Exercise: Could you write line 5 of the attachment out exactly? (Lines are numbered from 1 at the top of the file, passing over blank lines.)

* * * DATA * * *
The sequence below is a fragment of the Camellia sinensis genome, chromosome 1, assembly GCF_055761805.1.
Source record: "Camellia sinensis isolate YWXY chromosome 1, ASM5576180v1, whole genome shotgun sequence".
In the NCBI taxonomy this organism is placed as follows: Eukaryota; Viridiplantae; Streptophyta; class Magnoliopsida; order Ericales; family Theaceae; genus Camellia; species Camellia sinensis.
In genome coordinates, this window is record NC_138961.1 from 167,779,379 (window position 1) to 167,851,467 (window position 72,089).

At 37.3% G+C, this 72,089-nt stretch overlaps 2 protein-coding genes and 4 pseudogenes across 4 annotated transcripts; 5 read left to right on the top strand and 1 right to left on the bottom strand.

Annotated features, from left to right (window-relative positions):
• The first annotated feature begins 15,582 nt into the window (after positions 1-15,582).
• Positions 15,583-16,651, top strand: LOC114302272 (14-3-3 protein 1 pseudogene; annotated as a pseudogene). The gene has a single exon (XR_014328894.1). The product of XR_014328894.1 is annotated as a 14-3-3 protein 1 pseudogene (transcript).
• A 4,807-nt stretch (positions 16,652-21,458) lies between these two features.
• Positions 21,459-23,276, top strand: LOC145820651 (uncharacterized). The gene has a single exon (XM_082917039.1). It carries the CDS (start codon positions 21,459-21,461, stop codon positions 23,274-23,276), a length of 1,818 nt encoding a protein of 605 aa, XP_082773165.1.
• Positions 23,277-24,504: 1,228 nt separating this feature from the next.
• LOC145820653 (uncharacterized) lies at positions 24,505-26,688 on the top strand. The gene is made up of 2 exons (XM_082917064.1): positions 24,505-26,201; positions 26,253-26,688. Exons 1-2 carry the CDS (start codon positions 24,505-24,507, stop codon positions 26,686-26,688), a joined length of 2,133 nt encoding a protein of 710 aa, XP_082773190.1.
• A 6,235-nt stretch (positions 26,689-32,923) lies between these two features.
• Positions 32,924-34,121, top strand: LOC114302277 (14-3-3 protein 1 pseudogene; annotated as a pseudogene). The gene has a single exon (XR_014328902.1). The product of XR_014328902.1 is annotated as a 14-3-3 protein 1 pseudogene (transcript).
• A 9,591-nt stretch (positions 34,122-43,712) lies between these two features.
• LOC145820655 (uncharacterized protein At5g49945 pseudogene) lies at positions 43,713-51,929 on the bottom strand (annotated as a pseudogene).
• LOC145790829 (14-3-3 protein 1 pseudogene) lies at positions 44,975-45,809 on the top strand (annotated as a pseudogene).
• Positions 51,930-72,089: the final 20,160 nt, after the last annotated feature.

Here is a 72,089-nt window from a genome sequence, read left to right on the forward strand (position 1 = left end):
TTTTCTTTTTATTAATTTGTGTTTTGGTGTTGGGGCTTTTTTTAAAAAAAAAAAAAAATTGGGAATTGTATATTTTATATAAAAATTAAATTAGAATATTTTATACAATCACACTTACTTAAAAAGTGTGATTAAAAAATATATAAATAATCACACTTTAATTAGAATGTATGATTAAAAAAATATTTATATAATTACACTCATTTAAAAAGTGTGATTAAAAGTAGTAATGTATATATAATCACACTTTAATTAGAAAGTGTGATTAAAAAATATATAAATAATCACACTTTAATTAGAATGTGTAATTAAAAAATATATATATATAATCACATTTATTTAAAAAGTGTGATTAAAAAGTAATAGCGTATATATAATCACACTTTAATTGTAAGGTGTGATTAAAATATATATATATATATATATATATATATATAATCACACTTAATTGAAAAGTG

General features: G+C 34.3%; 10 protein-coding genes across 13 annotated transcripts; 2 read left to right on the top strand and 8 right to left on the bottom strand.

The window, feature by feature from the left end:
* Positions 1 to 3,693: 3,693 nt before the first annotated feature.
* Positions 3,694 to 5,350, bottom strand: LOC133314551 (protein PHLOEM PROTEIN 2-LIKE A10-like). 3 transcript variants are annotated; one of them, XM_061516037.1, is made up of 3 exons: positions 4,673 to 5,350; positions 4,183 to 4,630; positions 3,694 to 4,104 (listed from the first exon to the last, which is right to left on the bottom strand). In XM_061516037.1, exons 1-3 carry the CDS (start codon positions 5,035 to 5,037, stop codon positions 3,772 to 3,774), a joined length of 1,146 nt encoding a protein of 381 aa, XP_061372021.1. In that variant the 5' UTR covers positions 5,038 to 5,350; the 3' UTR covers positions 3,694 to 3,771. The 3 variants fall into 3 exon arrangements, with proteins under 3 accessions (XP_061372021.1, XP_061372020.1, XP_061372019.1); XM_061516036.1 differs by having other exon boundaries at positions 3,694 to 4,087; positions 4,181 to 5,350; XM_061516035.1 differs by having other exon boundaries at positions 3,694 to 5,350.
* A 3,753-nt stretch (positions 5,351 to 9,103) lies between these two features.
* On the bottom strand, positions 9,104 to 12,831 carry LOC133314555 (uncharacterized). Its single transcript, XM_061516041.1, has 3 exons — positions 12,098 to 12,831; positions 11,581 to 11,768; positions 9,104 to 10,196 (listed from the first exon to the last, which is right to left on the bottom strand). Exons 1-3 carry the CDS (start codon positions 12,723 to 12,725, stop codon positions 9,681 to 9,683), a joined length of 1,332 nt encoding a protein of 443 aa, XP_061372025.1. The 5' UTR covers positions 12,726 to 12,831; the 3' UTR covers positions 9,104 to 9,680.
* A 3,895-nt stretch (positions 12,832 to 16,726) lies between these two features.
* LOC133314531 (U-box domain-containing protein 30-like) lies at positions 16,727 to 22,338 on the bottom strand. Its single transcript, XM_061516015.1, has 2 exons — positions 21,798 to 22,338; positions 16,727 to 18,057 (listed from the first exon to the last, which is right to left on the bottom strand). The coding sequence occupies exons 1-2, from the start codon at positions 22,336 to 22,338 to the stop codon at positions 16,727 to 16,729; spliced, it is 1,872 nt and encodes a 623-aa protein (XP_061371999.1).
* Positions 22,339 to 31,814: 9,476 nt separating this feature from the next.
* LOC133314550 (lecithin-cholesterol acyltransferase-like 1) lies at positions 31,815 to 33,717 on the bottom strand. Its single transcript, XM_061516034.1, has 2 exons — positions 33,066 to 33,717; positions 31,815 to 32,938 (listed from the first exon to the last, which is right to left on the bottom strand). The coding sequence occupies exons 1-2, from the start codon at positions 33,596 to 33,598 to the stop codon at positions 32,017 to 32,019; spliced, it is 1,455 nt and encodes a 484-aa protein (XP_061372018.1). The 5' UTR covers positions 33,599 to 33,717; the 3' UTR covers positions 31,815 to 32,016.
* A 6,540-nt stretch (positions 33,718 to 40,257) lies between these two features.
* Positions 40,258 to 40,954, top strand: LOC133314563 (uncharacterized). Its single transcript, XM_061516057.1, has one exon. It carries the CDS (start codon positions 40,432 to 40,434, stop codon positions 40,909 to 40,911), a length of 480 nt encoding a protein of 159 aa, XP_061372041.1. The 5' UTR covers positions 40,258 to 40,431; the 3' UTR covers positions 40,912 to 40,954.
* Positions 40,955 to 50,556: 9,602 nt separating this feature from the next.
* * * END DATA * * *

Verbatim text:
At 37.3% G+C, this 72,089-nt stretch overlaps 2 protein-coding genes and 4 pseudogenes across 4 annotated transcripts; 5 read left to right on the top strand and 1 right to left on the bottom strand.